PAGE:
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Meet the Top 5 Biggest Whitetails and Learn How to Score Yours

10-point buck

There are plenty of world records that would be relatively easy to break if you are determined enough. For example, if you can peel and eat three oranges in less than a minute or eat more than 12 hamburgers in under three minutes, then the Guinness World Records will certify you a global champion—but what about killing a world-record-sized whitetail? 

Whitetail deer are one of the most widespread and commonly hunted species of big game in North America, with a range that encompasses most of the continental United States, Canada, and some parts of Mexico. The biggest whitetails are typically found in Canada and in parts of the Midwest, such as Illinois, Indiana, Iowa, Missouri, and Ohio. 

However, of the millions of whitetail bucks killed by hunters each season, only a handful meet the qualifications for the record books of some of the most well-known hunting and conservation clubs—such as Boone & Crockett, Pope & Young, and Safari Club International (SCI). Of the whitetails that meet those qualifications, only a very few have the chance of qualifying for the world record. 

10-point buck backSo, just how high is the bar set? Here are the top-five biggest whitetails ever killed: 

5. Tony Fulton
Score: 295 6/8 

On January 5, 1995, Tony Fulton made a trip out to a small piece of family property located in Winston County, Mississippi, at the encouragement of his wife. As he sat still and quiet in the stand, he noticed a doe approaching and was excited—that is until he saw the massive buck trailing behind her. Tony pulled the trigger and, only after trailing the buck, did he realize its actual size. At 295 6/8 inches, this 48-point giant became one of the biggest whitetails ever killed and is the fifth largest on this list. 

4. Jerry D. Bryant 
Score: 304, ⅜

Jerry D. Bryant of Fulton County, Illinois, originally set out to kill his first wild turkey using a crossbow on November 15, 2001. Instead, he ended up killing a record-sized buck at 15 yards away. At 304 ⅜ inches, Jerry’s 37-pointer broke the record for the largest buck ever killed in Illinois at the time. Jerry kept news of his buck quiet at first, wanting to avoid the impact of too many hunters flocking to his favorite hunting grounds.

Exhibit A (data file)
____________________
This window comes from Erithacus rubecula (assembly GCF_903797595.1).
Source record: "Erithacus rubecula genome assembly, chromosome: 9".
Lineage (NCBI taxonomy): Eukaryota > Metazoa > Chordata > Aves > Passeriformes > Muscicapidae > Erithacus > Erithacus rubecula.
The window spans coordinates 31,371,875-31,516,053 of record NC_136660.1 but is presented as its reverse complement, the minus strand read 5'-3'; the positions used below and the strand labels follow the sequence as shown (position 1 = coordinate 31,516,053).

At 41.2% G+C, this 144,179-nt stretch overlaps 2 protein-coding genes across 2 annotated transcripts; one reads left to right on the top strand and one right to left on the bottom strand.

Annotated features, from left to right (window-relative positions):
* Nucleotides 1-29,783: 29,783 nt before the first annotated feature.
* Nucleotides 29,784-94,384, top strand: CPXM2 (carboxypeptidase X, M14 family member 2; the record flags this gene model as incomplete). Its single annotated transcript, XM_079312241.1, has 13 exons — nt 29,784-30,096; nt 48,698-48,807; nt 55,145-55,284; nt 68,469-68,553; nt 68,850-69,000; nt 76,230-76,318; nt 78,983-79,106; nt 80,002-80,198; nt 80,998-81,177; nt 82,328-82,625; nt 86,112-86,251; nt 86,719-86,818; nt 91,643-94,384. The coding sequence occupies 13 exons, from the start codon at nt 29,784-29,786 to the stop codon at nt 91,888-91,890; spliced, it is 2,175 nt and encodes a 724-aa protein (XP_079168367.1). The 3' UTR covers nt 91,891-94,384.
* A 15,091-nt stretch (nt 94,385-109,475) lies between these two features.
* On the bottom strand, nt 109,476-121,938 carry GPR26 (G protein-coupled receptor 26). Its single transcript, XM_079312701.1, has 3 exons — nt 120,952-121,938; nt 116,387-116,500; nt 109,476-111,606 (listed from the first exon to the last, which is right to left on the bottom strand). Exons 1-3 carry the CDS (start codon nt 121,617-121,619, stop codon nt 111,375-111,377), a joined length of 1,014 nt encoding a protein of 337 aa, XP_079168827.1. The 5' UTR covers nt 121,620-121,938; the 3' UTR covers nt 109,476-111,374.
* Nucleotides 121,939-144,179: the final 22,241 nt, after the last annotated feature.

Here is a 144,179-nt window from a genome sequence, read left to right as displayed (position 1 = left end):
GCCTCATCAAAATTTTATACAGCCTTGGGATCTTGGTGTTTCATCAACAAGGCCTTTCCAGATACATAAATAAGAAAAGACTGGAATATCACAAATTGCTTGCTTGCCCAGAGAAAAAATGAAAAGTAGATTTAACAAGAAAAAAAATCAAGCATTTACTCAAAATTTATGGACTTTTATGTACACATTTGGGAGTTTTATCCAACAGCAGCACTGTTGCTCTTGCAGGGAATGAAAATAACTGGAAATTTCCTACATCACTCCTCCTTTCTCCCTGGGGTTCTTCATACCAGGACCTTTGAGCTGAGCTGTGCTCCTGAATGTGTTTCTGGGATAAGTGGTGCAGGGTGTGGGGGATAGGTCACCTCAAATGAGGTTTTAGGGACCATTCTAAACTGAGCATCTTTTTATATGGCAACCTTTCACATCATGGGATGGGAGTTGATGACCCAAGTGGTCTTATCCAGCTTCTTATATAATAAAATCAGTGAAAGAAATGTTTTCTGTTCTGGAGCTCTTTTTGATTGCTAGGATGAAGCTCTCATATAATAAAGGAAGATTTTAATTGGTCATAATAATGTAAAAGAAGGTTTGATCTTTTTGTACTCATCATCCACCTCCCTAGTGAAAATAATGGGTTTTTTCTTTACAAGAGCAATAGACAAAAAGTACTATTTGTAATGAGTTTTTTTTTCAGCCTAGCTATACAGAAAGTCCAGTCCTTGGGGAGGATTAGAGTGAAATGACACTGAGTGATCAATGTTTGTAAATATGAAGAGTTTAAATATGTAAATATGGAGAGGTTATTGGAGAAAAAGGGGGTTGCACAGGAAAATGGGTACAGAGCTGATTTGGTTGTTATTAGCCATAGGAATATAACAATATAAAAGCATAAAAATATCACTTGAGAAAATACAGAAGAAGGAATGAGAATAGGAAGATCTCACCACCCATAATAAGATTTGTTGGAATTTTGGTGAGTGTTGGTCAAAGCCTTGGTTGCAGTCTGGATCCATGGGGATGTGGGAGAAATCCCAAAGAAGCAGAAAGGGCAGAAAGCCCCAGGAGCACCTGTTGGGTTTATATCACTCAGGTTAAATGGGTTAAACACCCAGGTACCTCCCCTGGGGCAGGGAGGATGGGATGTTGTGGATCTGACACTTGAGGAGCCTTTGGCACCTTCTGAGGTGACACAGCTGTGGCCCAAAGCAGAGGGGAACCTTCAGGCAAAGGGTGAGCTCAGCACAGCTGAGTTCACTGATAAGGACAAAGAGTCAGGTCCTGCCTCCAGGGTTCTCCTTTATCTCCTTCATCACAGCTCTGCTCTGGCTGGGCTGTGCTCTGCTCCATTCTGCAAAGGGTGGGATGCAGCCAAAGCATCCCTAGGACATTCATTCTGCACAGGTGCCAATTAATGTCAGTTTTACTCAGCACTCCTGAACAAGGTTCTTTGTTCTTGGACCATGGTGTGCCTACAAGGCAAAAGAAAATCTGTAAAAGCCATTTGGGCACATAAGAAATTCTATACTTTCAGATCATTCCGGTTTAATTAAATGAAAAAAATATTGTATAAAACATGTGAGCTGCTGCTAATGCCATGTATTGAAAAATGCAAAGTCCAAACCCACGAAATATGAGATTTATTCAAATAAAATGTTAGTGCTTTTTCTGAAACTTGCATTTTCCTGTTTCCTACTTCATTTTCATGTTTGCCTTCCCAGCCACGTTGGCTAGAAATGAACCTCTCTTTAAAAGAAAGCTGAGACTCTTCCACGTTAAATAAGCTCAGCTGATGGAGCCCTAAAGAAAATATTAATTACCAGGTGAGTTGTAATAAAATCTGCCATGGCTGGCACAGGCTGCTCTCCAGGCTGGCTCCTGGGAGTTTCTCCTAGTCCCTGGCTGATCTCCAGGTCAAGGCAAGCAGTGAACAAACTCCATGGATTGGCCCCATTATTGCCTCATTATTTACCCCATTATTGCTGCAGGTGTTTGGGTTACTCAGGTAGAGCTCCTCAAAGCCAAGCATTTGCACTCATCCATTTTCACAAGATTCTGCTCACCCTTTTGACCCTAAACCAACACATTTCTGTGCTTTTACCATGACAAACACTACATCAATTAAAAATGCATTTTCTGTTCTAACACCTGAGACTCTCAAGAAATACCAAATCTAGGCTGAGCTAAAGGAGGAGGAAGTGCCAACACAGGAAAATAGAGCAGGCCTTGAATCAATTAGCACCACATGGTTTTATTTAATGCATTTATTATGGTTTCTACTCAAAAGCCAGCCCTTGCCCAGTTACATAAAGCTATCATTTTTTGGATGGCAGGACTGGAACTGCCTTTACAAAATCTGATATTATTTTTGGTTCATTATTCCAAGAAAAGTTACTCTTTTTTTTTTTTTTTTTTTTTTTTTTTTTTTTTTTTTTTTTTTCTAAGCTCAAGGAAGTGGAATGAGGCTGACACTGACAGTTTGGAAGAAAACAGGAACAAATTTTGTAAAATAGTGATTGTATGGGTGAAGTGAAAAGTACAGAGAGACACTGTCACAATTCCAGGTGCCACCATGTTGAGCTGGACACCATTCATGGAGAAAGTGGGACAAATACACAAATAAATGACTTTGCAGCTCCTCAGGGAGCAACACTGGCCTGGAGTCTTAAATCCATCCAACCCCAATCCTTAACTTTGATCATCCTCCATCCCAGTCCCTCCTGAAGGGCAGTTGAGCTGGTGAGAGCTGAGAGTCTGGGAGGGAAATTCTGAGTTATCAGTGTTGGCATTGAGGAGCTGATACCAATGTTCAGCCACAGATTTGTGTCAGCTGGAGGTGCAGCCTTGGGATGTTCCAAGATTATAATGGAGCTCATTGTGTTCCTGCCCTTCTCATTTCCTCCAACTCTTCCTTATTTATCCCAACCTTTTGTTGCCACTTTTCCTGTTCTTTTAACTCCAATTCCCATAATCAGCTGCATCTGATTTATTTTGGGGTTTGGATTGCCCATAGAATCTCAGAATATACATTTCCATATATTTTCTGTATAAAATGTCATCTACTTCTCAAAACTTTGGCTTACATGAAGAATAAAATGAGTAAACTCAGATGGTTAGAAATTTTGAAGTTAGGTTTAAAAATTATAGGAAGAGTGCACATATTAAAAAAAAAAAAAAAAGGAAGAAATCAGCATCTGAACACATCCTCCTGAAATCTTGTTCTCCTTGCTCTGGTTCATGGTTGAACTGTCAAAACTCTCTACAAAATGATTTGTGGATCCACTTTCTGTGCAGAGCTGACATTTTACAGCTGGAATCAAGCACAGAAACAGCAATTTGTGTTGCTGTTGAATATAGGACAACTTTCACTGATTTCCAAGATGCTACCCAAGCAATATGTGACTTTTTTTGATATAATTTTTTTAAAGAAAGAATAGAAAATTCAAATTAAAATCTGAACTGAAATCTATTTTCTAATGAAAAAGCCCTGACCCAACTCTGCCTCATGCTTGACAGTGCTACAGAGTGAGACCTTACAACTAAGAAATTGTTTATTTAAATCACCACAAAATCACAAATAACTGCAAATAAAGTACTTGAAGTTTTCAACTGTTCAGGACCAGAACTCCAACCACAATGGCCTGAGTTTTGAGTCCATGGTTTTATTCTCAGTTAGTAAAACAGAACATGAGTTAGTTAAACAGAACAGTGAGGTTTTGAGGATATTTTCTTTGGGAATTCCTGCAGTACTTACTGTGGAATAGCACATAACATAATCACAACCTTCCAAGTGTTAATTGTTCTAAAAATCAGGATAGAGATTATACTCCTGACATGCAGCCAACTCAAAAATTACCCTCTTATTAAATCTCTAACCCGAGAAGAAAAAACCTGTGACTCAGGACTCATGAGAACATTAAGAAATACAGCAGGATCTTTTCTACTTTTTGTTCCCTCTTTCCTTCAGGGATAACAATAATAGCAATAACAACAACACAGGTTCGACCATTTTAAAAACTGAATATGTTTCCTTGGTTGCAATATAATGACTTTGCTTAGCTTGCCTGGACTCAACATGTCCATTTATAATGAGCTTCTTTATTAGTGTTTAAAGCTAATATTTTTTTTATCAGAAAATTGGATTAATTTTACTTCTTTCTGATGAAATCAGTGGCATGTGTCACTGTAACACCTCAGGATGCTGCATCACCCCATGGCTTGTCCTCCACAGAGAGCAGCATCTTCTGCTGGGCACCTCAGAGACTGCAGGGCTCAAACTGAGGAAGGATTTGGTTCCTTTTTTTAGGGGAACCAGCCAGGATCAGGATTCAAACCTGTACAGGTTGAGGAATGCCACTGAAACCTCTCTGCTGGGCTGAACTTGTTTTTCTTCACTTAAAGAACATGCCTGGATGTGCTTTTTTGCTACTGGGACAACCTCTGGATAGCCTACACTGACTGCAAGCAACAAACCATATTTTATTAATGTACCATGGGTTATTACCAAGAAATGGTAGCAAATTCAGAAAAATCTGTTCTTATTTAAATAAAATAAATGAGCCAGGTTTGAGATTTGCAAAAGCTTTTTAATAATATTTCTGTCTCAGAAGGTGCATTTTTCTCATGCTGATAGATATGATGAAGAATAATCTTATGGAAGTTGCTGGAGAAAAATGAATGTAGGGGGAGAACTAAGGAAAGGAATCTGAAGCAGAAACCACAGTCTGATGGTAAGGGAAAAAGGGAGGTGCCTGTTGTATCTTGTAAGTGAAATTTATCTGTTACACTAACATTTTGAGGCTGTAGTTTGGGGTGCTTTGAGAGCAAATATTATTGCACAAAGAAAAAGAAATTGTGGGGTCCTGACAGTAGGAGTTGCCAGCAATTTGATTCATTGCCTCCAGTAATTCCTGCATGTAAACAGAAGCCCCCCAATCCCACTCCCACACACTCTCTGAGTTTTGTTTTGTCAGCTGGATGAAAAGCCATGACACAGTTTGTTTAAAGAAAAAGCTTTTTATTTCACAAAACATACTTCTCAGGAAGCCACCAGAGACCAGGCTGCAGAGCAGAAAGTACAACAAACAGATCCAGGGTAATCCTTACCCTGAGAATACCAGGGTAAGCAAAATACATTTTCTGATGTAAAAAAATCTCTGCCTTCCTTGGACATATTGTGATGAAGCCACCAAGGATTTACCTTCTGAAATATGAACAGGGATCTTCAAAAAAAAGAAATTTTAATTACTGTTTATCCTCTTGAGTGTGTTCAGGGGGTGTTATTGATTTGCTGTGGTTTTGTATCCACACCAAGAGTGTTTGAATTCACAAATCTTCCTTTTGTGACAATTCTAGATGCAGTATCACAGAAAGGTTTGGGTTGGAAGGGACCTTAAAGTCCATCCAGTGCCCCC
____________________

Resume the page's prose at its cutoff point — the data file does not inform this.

3. Timothy J. Beck
Score: 305 ⅞

One of the largest whitetail bucks scored in recent history was killed by Timothy J. Beck of Huntington County, Indiana, on November 17th of 2012—the first day of deer hunting season that year. At 305 ⅞ inches, this 37-point buck is the Indiana state-record and third largest to ever be killed. 

2. Tony W. Lovsteun
Score: 307 ⅝

In 2003, Tony Lovsteun—only 15-years-old at the time—went on a special youth hunting trip with his father in Monroe County, Iowa, and killed what was considered the biggest whitetail ever at the time. This monster buck was already well-known in the hunting world. In fact, Tony’s father, Doug, had actually grazed the buck’s shoulder in a previous season. Months later, trail camera photos showed proof that the buck was still alive and well. At a score of 307 ⅝ inches, Tony’s buck made headlines across the nation in various outdoor and conservation media outlets. 

1. Stephen Tucker
Score: 312 ⅜

For more than a decade, Tony Lovstuen’s massive whitetail buck stood at the top of the record books. That was until the record for the biggest whitetail ever killed was taken in 2016. Stephen Tucker, who was 27-years-old at the time and who had grown up hunting on his family’s farm in rural Tennessee, was completely oblivious to the oversized buck that was roaming the property. On November 7, Stephen killed the enormous 47-point buck that later crushed the existing record with a score of 312 ⅜ inches. 

whitetail buck 8-pointHow to Score a Whitetail Buck

Boone & Crockett, Pope & Young, and Safari Club International all use similar methods for scoring whitetails, but there are some differences. Whitetail bucks are typically scored using a method that includes taking measurements of the various characteristics of the antlers, such as the length at each point, the length, width, and circumference of the main beams, and the width of the entire antler rack. Simply follow these steps to calculate the score for your buck: 

Step 1: Measure the main beams of the buck’s antlers—Starting from the base of the burr, measure the outside edge of each antler all the way to the tip. Record the measurements for both antlers. 
Step 2: Measure the inside spread—Taken perpendicular to the center of the skull, this measurement will be the greatest distance between the main beams. Record the inside spread measurement (also called “spread credit”). 
Step 3: Measure the tines—Using a pencil, mark a horizontal line where the main beam would be on the antler point and measure from that line to the tip of each tine. Each tine measurement should be recorded with a “G” (in other words, G1, G2, G3, and so on). 
Step 4: Measure the circumference—Next, measure the smallest circumference between the burr and the first point, the smallest circumference between the first point and the second point, and so on until you’ve recorded four measurements for each side of the antlers. 
Step 5: Measure any abnormal points—Abnormal points will count toward the gross score of the antlers, but they will be deducted from the total score to reach the net score. 
Step 6: Calculate your score—Add up the measurements you recorded to calculate the gross score of your buck. You can also download a worksheet from Boone & Crockett that can help you calculate your buck’s score.

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